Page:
Between a 4:05 first pitch at Yankee Stadium on Friday afternoon, and a 5 p.m. kickoff at CenturyLink Field, the Mariners and Seahawks will be playing at the same for a few hours.
The baseball game is significant for the Mariners, who trail the Yankees in an American League wild-card race that seems destined for a photo finish. The football game means little to the Seahawks, more interested in keeping their starters healthy than beating a team similarly determined to keep its starters healthy.
Consequential baseball at 4:05, an irrelevant football exhibition at 5, what will sports fans around here choose to watch?
They’ll watch football. In a TV ratings matchup, Seahawks vs. Mariners figures to be more one-sided than some goofy duel pitting one of the most accomplished boxers in history against a kick-fighting brawler prevented from kicking.
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The Hawks, assembled to advance to the playoffs for a sixth consecutive season, have earned the right to dominate their neighbors over the airwaves. The former Super Bowl champions remain a volatile conversation topic, and sometimes the conversation dwells on actual games.
The Mariners? They haven’t qualified for the postseason since 2001, a 16-year drought that explains a prevailing apathy.
Definition of apathy: Restaurants with five television sets in the bar area showing the Little League World Series. This was the case the other night, when the Mariners were tied, 3-3, against the Braves. I sat down at a table and noticed the only sports on TV was a game between 14-year old players from Venezuela taking on 14-year old players from Mexico.
“Is there a chance you can show the Mariners game on one of these TV sets?” I asked. The response was swift and pleasant, and yet posed a question.
Why wasn’t anybody else wondering what the Mariners were up to in Atlanta?
I am a frequent customer of restaurants and sports bars. A typical request during my visit goes something like this: “Is there a chance you can show the Mariners game on one of these TV sets?”
I have to ask, as the channel invariably is showing five pensive dudes at a poker table, or a tape-delayed broadcast of golf tournament in Asia, or the always riveting sight of a sports-radio duo debating a subject discernible only to lip readers.
It would be one thing if the Mariners were dull, but the Mariners are not dull. They score lots of runs, give up lots runs. Their patchwork starting rotation generally provides a serviceable four-inning performance that goes awry in the fifth, and then it’s buckle-the-seatbelts for a bullpen occupied by relievers who are either on or off.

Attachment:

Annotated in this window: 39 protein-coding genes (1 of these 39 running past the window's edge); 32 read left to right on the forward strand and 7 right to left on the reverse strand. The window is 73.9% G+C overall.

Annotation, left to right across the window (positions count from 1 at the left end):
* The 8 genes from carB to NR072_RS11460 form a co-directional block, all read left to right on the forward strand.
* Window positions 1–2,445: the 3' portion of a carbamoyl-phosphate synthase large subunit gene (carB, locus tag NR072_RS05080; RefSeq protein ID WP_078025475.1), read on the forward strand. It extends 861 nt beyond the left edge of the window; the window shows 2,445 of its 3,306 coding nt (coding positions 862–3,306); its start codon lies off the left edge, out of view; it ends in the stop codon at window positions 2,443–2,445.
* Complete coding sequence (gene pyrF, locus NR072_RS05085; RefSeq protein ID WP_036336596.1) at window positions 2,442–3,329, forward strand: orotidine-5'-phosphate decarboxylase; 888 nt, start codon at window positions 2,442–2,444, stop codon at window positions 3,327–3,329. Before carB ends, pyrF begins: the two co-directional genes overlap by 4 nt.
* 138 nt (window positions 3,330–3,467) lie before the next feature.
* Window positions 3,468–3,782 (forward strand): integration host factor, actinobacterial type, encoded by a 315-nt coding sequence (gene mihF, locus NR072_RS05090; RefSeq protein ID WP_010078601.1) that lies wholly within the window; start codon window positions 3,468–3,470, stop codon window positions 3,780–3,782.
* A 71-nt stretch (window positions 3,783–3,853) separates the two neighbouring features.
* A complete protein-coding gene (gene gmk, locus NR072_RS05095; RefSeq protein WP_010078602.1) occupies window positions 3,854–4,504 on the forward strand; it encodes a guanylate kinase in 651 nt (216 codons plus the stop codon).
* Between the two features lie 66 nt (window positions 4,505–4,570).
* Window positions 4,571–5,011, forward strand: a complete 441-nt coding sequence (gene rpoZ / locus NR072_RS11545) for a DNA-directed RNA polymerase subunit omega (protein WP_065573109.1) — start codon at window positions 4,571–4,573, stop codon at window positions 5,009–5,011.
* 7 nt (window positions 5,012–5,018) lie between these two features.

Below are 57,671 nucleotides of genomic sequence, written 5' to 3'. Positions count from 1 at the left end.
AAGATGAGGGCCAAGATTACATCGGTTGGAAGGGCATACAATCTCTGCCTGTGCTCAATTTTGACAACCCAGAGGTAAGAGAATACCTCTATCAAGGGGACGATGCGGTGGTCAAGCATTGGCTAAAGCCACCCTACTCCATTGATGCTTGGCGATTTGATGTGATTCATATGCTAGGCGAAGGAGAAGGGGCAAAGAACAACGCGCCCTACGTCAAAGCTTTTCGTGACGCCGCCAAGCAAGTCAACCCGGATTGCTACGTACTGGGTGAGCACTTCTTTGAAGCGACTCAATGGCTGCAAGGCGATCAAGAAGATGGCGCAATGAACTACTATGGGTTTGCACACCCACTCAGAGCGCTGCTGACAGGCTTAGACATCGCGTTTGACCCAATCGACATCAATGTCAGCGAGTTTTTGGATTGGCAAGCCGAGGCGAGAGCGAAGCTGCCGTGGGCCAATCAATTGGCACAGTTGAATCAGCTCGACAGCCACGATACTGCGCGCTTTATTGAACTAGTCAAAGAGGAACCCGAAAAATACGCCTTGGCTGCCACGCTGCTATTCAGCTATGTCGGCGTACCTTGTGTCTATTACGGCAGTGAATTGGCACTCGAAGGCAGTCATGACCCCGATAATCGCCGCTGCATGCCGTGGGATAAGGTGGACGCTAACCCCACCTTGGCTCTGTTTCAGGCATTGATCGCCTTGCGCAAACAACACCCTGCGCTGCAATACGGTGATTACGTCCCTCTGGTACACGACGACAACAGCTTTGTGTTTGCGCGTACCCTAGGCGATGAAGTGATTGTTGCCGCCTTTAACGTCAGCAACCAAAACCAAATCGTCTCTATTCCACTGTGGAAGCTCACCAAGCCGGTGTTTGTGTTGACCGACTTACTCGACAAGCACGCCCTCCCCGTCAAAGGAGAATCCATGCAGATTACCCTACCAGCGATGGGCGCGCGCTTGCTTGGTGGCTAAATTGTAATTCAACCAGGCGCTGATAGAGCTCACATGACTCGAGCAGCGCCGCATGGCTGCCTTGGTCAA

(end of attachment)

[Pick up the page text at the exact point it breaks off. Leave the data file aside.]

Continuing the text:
When the stars are aligned and the Mariners have a chance to win, the ball is put in the right hand of Edwin Diaz, whose record of extinguishing fires is complicated by his tendency to start them.
It would be one thing, too, if the Mariners lineup featured unsavory characters who induced wincing during the pregame introductions. But general manager Jerry Dipoto has put together a collection of good guys who get along with each other in a clubhouse where friendship and respect solves obvious language barriers, as well as potential rifts between established veterans and daily call-ups from the minors.
Manager Scott Servais is a gem, capable of accentuating the positive after the most miserable of defeats. Servais doesn’t have fire and ire of the beloved Lou Piniella, but his steady stewardship of a broken-down team – of his starting pitchers out of spring training, Yoevani Gallardo is sole survivor – has posited Servais an AL manager-of-the-year candidate.
Six road games are left on the most treacherous stretch of the schedule. The Mariners took two out of three at Tampa Bay, and two out of three at Atlanta, and now it’s crunch time in The City That Never Sleeps.
Will anybody watch? Does anybody care?
I love football, and the Seahawks are consistently compelling, but if you’re wired only into NFL preseason, you’re missing something special.
There’s a very good chance Edwin Diaz will take the mound Friday night, around the time the Hawks third-teamers are lining up against Kansas City’s third-teamers.
One game means a whole lot, the other means nothing much. Check out the Mariners.
I suspect there’s a September-stretch bandwagon in the works, and don’t sweat the late arrival. There’s plenty of room.